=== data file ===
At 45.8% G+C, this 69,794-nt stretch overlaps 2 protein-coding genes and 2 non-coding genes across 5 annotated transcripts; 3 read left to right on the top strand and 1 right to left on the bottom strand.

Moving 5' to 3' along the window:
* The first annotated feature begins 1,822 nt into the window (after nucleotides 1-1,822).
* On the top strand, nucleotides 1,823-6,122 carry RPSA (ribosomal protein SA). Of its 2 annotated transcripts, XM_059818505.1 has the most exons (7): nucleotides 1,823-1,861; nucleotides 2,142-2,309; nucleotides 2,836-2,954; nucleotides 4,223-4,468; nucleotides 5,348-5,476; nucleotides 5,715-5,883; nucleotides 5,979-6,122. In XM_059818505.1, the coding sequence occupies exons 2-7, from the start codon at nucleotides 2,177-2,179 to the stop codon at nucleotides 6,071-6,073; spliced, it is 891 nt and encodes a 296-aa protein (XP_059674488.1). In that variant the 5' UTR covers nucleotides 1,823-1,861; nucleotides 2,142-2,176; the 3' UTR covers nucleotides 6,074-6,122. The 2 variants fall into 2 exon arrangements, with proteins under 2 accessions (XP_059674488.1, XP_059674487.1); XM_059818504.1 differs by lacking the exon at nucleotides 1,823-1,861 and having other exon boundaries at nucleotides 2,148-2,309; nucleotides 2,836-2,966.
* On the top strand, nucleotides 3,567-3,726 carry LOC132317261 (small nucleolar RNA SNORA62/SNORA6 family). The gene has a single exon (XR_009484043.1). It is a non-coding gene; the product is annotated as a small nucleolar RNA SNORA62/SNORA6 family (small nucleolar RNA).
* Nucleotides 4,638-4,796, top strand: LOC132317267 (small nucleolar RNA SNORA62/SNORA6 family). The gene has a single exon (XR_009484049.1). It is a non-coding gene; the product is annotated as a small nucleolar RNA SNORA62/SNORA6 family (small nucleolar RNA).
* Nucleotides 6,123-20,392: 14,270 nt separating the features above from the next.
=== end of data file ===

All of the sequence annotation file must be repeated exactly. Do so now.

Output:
At 45.8% G+C, this 69,794-nt stretch overlaps 2 protein-coding genes and 2 non-coding genes across 5 annotated transcripts; 3 read left to right on the top strand and 1 right to left on the bottom strand.

Moving 5' to 3' along the window:
* The first annotated feature begins 1,822 nt into the window (after nucleotides 1-1,822).
* On the top strand, nucleotides 1,823-6,122 carry RPSA (ribosomal protein SA). Of its 2 annotated transcripts, XM_059818505.1 has the most exons (7): nucleotides 1,823-1,861; nucleotides 2,142-2,309; nucleotides 2,836-2,954; nucleotides 4,223-4,468; nucleotides 5,348-5,476; nucleotides 5,715-5,883; nucleotides 5,979-6,122. In XM_059818505.1, the coding sequence occupies exons 2-7, from the start codon at nucleotides 2,177-2,179 to the stop codon at nucleotides 6,071-6,073; spliced, it is 891 nt and encodes a 296-aa protein (XP_059674488.1). In that variant the 5' UTR covers nucleotides 1,823-1,861; nucleotides 2,142-2,176; the 3' UTR covers nucleotides 6,074-6,122. The 2 variants fall into 2 exon arrangements, with proteins under 2 accessions (XP_059674488.1, XP_059674487.1); XM_059818504.1 differs by lacking the exon at nucleotides 1,823-1,861 and having other exon boundaries at nucleotides 2,148-2,309; nucleotides 2,836-2,966.
* On the top strand, nucleotides 3,567-3,726 carry LOC132317261 (small nucleolar RNA SNORA62/SNORA6 family). The gene has a single exon (XR_009484043.1). It is a non-coding gene; the product is annotated as a small nucleolar RNA SNORA62/SNORA6 family (small nucleolar RNA).
* Nucleotides 4,638-4,796, top strand: LOC132317267 (small nucleolar RNA SNORA62/SNORA6 family). The gene has a single exon (XR_009484049.1). It is a non-coding gene; the product is annotated as a small nucleolar RNA SNORA62/SNORA6 family (small nucleolar RNA).
* Nucleotides 6,123-20,392: 14,270 nt separating the features above from the next.